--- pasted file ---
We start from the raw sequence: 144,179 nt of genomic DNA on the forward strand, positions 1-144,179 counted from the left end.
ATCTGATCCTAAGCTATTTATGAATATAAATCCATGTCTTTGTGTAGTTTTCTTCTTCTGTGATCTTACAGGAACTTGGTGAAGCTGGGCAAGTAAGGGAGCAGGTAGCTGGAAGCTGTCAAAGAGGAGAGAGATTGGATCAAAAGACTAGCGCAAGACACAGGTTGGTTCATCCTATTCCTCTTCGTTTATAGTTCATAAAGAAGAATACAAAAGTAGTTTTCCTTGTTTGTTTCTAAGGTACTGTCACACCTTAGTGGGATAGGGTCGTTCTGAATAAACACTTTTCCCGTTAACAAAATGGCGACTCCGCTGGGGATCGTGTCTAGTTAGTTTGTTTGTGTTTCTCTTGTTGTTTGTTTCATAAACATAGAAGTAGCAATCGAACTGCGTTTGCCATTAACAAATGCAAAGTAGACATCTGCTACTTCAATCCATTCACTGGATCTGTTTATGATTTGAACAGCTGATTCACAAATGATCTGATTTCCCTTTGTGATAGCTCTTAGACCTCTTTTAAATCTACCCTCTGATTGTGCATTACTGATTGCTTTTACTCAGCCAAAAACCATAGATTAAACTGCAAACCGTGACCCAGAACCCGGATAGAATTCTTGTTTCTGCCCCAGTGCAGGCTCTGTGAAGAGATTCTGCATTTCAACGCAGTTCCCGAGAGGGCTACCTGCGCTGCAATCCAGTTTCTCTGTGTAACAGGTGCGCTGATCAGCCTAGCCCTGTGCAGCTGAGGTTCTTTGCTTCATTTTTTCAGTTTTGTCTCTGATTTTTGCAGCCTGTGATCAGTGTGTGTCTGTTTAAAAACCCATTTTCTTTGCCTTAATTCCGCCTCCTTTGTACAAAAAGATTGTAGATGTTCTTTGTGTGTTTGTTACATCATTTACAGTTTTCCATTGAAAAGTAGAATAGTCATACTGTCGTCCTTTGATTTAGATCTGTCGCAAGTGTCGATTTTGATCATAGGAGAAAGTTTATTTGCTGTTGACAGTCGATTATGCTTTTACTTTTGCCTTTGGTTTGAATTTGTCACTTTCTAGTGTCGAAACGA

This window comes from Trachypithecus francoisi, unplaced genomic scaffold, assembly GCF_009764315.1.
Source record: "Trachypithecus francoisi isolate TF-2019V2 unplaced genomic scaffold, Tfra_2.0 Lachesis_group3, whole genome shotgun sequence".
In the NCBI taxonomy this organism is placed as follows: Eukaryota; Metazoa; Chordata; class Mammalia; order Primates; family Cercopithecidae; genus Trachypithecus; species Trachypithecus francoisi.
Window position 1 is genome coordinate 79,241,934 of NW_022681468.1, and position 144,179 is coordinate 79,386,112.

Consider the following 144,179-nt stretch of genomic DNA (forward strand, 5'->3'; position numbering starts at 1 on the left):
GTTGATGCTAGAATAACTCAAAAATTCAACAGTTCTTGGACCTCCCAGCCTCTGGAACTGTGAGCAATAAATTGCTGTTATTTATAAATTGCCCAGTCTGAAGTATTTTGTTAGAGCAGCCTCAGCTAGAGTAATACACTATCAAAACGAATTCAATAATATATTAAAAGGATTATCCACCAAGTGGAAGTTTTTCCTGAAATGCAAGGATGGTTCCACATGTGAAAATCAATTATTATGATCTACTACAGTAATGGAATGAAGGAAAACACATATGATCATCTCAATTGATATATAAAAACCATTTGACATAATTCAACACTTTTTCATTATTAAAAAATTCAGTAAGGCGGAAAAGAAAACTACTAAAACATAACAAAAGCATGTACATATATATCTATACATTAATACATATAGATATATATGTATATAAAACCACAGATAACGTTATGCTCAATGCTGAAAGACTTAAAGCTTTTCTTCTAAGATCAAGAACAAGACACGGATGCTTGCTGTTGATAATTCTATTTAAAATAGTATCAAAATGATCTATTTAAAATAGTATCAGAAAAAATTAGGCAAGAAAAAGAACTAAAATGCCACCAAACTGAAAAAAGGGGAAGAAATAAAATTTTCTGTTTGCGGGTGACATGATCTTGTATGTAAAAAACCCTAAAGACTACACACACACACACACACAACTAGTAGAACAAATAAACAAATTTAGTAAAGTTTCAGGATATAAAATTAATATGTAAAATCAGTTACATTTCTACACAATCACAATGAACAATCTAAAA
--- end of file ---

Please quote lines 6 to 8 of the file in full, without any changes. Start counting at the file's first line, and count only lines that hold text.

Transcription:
Window position 1 is genome coordinate 79,241,934 of NW_022681468.1, and position 144,179 is coordinate 79,386,112.

Consider the following 144,179-nt stretch of genomic DNA (forward strand, 5'->3'; position numbering starts at 1 on the left):
GTTGATGCTAGAATAACTCAAAAATTCAACAGTTCTTGGACCTCCCAGCCTCTGGAACTGTGAGCAATAAATTGCTGTTATTTATAAATTGCCCAGTCTGAAGTATTTTGTTAGAGCAGCCTCAGCTAGAGTAATACACTATCAAAACGAATTCAATAATATATTAAAAGGATTATCCACCAAGTGGAAGTTTTTCCTGAAATGCAAGGATGGTTCCACATGTGAAAATCAATTATTATGATCTACTACAGTAATGGAATGAAGGAAAACACATATGATCATCTCAATTGATATATAAAAACCATTTGACATAATTCAACACTTTTTCATTATTAAAAAATTCAGTAAGGCGGAAAAGAAAACTACTAAAACATAACAAAAGCATGTACATATATATCTATACATTAATACATATAGATATATATGTATATAAAACCACAGATAACGTTATGCTCAATGCTGAAAGACTTAAAGCTTTTCTTCTAAGATCAAGAACAAGACACGGATGCTTGCTGTTGATAATTCTATTTAAAATAGTATCAAAATGATCTATTTAAAATAGTATCAGAAAAAATTAGGCAAGAAAAAGAACTAAAATGCCACCAAACTGAAAAAAGGGGAAGAAATAAAATTTTCTGTTTGCGGGTGACATGATCTTGTATGTAAAAAACCCTAAAGACTACACACACACACACACACAACTAGTAGAACAAATAAACAAATTTAGTAAAGTTTCAGGATATAAAATTAATATGTAAAATCAGTTACATTTCTACACAATCACAATGAACAATCTAAAA